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VW completes Ontario gigafactory site preparation
The firm’s battery arm is ready to start construction on its largest global facility to date
The Powerco subsidiary of German legacy manufacturer Volkswagen has finished the first phase of its 90GWh battery gigafactory in St Thomas, Ontario, its first plant outside Germany. Then project is now ready to break ground in 2024.
“We are fully on track [and] we are now ready for the next stage on our path to the sustainable and responsible production of battery cells,” says Powerco COO Sebastian Wolf. The firm is now in the process of setting up a local office in downtown St Thomas, continuing local hiring and signing its first service agreements with local providers, ahead of construction start in the new year.
The St Thomas facility will equip VW BEVs with what it calls “cutting-edge unified cells, a new technology designed for cost-efficient scale production”. The cells produced in St Thomas, which has a planned start date of 2027, will go into EVs sold in the North American market.
Annual production capacity will be up to 90GWh in the final expansion phase. The planned investment totals up to €4.8bn or C$7bn ($5.1bn) by 2030, VW says.
The gigafactory forms part of a wider plan from VW to invest in and localise all portions of the supply chain. The firm has so far this year been putting in place battery metals sourcing agreements in locations as divese as Indonesia and Brazil.
VW also has an agreement in place with Chinese battery firm Gotion, which is developing long-range LMFP batteries in conjunction with conventional LFP cells. However, after the US Treasury last week adopted strict rules of origin around so-called ‘foreign entities of concern’, the viability of any North American battery collaboration with a Chinese firm is more uncertain.
Ontario has emerged in recent years as a prime location for both upstream and downstream projects in the battery supply chain — with its access to raw material reserves and being home to Canada’s automotive technology cluster, as well as lying close to automotive manufacturing hubs across the US border in Michigan.
Canada markets itself has being the only western economy boasting reserves of all battery raw materials. It also boasts of trade agreements with the US and Mexico, with Europe, and with Asia. And its national and federal politicians are all relatively well-aligned in supporting new clean-tech investment.
Add in growing amounts of green electricity, a well-educated workforce, an admirably stable banking system and a not immaterial domestic car market (with the added bonus of significant buyer diversity due to Canada's relatively large urban immigrant populations) and it is clear to see why Canada is gaining traction in the e-mobility space — even if it cannot boast cheap labour as a route to getting EV production costs down.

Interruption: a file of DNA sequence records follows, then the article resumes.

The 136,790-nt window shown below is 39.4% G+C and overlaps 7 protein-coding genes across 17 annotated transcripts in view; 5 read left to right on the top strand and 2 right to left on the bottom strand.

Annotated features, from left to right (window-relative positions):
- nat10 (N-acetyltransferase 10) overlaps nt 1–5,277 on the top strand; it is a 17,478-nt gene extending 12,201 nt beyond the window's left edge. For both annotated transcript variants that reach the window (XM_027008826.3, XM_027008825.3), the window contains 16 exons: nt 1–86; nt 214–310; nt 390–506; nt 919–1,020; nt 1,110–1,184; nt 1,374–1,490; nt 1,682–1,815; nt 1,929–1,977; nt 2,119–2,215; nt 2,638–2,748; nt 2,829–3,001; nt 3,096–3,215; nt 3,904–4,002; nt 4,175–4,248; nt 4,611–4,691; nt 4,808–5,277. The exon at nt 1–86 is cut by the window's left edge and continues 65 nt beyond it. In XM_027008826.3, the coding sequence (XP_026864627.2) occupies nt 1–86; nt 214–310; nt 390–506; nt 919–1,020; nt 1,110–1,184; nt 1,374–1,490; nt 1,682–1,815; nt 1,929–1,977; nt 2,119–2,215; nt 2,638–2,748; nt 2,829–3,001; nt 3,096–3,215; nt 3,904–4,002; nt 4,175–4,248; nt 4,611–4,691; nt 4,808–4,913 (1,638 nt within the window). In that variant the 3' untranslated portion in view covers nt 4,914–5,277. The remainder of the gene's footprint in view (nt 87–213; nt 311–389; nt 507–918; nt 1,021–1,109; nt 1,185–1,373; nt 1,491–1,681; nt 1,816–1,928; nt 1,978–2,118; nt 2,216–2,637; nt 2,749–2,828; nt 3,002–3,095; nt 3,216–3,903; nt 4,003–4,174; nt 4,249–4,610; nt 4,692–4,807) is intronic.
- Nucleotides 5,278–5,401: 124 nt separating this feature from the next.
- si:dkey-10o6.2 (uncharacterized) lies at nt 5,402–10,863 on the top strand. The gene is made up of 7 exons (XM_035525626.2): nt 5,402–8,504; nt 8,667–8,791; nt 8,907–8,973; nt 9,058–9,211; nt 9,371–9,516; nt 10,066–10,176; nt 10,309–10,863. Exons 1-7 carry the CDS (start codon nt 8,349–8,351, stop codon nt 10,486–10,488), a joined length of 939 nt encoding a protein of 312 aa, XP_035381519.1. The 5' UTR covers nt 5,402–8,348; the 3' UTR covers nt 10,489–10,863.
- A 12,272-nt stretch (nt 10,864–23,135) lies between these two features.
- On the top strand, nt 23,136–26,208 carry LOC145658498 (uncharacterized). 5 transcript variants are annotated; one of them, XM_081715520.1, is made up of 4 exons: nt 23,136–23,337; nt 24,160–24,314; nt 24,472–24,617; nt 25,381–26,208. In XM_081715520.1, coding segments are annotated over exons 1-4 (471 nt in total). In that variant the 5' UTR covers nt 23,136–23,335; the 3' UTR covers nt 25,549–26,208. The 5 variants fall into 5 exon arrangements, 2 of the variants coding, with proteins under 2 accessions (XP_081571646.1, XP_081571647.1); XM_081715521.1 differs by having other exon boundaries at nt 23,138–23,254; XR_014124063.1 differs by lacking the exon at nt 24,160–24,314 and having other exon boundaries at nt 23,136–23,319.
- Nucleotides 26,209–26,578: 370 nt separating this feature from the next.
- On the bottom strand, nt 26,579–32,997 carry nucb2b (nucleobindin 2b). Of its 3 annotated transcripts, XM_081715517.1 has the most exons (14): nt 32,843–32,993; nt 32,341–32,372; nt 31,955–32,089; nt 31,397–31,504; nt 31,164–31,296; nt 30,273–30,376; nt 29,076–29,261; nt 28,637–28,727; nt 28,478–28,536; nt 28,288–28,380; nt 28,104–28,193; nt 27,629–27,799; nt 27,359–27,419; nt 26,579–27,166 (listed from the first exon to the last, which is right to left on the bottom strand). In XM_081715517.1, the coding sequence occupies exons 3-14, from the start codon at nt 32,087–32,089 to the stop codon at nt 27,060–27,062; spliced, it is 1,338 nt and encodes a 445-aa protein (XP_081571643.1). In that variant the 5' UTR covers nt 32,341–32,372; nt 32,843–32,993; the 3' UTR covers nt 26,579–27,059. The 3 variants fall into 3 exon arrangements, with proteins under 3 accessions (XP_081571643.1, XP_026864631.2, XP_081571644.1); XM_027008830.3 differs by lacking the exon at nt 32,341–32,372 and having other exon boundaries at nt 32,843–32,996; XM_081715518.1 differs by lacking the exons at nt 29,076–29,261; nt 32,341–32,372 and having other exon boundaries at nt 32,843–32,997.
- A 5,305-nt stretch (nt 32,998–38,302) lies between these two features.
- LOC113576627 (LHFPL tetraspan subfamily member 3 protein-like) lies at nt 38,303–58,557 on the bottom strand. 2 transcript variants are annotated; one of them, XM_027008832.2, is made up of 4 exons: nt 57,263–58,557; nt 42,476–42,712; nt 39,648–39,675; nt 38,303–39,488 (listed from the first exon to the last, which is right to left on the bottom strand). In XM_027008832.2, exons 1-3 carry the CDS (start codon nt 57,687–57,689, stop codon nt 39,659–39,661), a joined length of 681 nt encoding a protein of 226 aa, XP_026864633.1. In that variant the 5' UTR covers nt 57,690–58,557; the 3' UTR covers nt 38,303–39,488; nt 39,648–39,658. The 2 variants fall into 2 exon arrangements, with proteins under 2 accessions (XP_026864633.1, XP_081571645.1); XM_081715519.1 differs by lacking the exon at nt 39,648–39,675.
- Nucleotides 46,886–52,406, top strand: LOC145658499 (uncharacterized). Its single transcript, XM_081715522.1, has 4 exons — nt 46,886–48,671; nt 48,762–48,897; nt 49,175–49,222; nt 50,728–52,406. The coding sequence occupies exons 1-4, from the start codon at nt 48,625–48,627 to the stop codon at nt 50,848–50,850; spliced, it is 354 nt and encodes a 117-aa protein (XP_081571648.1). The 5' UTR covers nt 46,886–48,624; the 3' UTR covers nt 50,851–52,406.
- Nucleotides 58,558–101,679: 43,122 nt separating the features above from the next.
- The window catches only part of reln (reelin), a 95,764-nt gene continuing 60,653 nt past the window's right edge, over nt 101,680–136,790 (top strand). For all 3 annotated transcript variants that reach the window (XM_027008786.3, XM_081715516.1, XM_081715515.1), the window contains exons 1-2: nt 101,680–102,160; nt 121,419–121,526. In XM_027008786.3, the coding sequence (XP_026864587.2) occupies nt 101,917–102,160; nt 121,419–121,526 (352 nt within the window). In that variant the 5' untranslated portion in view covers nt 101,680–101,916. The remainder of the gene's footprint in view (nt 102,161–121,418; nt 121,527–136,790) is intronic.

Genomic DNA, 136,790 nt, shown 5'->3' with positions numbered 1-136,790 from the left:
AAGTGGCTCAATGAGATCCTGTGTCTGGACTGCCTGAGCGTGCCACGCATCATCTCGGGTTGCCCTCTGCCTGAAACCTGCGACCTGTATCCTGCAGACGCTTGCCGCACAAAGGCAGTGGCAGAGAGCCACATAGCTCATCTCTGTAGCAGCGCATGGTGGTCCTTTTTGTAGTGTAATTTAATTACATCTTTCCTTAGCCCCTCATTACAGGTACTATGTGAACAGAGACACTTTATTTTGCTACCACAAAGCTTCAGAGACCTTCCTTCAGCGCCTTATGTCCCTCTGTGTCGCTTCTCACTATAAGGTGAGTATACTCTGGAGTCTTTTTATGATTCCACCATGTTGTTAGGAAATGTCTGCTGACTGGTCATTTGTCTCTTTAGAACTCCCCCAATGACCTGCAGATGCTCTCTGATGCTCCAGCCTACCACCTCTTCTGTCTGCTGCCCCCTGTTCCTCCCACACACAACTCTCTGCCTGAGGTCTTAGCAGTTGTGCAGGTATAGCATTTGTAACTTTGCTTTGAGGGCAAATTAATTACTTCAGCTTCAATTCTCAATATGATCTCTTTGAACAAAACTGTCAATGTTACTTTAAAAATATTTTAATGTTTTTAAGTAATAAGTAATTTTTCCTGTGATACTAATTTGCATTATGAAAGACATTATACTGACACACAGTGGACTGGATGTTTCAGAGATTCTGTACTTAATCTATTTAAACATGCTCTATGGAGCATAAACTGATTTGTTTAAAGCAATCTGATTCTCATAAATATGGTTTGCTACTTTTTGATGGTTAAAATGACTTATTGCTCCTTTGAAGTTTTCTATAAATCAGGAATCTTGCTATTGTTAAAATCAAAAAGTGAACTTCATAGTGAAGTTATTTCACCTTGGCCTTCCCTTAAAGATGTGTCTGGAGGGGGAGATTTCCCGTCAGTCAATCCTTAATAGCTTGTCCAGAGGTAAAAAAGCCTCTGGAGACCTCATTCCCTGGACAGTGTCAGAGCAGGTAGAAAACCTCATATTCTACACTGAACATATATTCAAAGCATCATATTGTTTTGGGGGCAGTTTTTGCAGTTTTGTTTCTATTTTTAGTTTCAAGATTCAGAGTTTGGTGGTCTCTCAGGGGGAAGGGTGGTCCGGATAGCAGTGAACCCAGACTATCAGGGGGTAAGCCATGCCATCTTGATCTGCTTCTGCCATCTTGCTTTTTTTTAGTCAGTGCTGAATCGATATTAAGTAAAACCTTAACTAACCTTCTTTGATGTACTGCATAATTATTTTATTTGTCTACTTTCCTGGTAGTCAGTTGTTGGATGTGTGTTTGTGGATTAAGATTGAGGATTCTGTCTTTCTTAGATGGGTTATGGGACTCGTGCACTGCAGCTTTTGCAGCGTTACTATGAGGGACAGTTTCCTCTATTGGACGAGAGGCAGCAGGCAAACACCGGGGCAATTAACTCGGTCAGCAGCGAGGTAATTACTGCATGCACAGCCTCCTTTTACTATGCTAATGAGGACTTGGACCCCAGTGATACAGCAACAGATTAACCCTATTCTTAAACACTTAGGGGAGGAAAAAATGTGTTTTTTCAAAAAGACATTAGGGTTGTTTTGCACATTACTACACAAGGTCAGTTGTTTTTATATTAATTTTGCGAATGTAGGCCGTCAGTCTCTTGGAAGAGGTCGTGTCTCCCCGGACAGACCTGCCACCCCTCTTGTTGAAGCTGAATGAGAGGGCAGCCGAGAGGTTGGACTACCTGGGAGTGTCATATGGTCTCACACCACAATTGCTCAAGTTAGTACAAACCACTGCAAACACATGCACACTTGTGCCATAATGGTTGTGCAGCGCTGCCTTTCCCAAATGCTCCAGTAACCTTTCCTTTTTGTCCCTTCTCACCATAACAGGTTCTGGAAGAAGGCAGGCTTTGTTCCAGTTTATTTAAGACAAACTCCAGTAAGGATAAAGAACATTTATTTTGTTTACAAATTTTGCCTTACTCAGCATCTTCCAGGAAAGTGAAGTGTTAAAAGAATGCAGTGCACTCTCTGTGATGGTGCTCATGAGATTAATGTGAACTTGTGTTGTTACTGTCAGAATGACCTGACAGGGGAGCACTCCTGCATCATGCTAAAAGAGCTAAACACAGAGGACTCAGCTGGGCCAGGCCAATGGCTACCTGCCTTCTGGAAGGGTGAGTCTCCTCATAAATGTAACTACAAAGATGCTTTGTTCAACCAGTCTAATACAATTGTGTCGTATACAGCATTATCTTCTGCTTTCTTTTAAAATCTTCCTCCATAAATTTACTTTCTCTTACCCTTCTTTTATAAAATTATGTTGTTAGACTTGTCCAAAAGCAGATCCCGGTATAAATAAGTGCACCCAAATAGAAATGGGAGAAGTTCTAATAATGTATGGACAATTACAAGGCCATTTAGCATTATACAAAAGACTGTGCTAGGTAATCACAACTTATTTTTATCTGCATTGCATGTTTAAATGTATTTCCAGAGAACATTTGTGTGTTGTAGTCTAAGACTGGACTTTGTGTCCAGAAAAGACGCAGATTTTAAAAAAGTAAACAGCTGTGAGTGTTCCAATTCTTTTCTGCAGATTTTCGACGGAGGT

Several large-scale battery projects have been attracted to Canada, including those of Belgium’s Umicore and Sweden’s Northvolt. The latter plans an 85GWh/yr gigafactory, as well as cathode active material (CAM) production and battery recycling facilities close to Montreal, QC, while the former is developing a 35GWh/yr equivalent CAM and precursor CAM plant in Loyalist, ON.
The St Thomas gigafactory “will represent a significant milestone in the end-to-end auto and EV battery supply chain growing across the province”, says Vic Fedeli, Ontario’s minister of economic development. “I am excited that Volkswagen has selected St Thomas to be a key part of the plan for North America as a hub for building the cars of the future,” agrees the city’s mayor Joe Preston, labelling it “a game changer for Ontario’s EV vision”.
VW is now targeting an ambitious growth plan in North America, including “a broad portfolio of full-electric vehicles in the US and Canada by 2030, the expansion of Electrify America’s coast-to-coast charging network in the U.S. and Canada, as well as the announcement of the return of the iconic Scout brand to deliver its first all-electric vehicles in 2026”.
But some analysts have criticised the firm’s decision to try to revive a dormant brand to crack the electric segments of US pickup and SUV markets in which it has previously struggled, rather than taking the potential shortcut that the acquisition of a US EV pure play such as Rivian could offer it.